News: Focused training based on experience prepares EOD units for upcoming deployment
ABERDEEN PROVING GROUND, Md. – Members of the 71st Ordnance Group recently faced injuries, explosions, deaths, electrocutions and other essentially unfavorable circumstances. Luckily the problems were only scenarios staff dealt with during a four-day mission readiness exercise in April at Fort Carson, Colo., to help prepare them for a yearlong deployment to Afghanistan.
As events poured in from evaluators via computers on day one, the newest member of the “Raptor” team, 2nd Lt. Alicia Tigges, not only grappled with who was in charge of what at her first duty station, but also a new job. Arriving at the unit 18 days earlier, Tigges, who will work as a movement control officer coordinating air movement of personnel while deployed, began learning her job during the exercise, receiving tasks, assigning them numbers, then sending them to the appropriate shop or battalion for action.
“I don’t speak the language yet so it’s good for me to be in this position and learn,” the 23 year old said, referring to the unit’s explosive ordnance disposal mission that’s peppered with massive amounts of acronyms used frequently by military units. Tigges said she liked the hurried pace of the scenario inputs and was glad to learn more about her unit’s operations.
Several buildings away sat members from the 20th Support Command (CBRNE), the 71st’s higher headquarters based at Aberdeen Proving Ground, Md. Causing havoc behind the scenes were members of the “white cell” armed with lists of inputs, submitting scenarios based on previous real-world situations during prescribed timelines. At one point an actual situation presented itself before evaluators could submit a nearly identical scenario planned for hours later.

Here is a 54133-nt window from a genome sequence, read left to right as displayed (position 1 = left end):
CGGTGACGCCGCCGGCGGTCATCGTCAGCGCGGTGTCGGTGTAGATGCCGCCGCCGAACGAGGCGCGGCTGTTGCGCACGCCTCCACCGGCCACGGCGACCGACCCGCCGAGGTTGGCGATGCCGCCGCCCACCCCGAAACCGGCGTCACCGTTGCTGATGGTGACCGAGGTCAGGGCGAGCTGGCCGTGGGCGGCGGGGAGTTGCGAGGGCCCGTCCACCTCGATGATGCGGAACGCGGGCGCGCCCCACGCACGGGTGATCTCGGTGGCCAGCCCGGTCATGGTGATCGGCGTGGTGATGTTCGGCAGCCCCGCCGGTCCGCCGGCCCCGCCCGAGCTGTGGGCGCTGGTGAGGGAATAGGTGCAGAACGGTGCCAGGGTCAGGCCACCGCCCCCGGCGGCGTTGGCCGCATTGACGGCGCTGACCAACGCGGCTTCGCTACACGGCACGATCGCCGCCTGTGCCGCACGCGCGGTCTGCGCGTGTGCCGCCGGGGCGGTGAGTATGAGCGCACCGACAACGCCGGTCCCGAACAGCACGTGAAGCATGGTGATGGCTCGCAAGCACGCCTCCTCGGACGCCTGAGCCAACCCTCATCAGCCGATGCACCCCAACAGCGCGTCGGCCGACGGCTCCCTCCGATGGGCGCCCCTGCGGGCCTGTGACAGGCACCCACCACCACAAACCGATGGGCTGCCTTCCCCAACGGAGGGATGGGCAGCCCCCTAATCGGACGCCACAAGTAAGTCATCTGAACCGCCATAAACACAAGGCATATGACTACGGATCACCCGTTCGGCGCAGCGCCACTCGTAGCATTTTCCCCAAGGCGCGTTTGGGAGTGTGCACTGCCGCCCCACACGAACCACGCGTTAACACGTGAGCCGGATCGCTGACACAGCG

“E-mail services went out in the morning and I’m told that was an inject for later today. That forced us to use a different program, Sharepoint, and phones to coordinate actions,” said Spec. Nicholas Hazen, the senior local area network manager. E-mail was the preferred method to disseminate information but instead the unit went through the Internet.
As a member of the 71st for more than three years, when the form of communication changed, the 26-year-old dealt with the speed bump by helping soldiers upload and share documents, teaching them how to use basic computer functions of the new internal network system, and assisting with passwords and logins.
Dave Iverson, a contractor with the 20th Spt. (CBRNE), tracked more than 300 scenarios during the four day exercise. As part of the crew that staged the exercise, he joined representatives from the Department of State, Navy, National Guard Intelligence Center and other agencies in the white cell as well as primary organizer, Ron Green, from the headquarters training section in an exercise that differed from previous ones.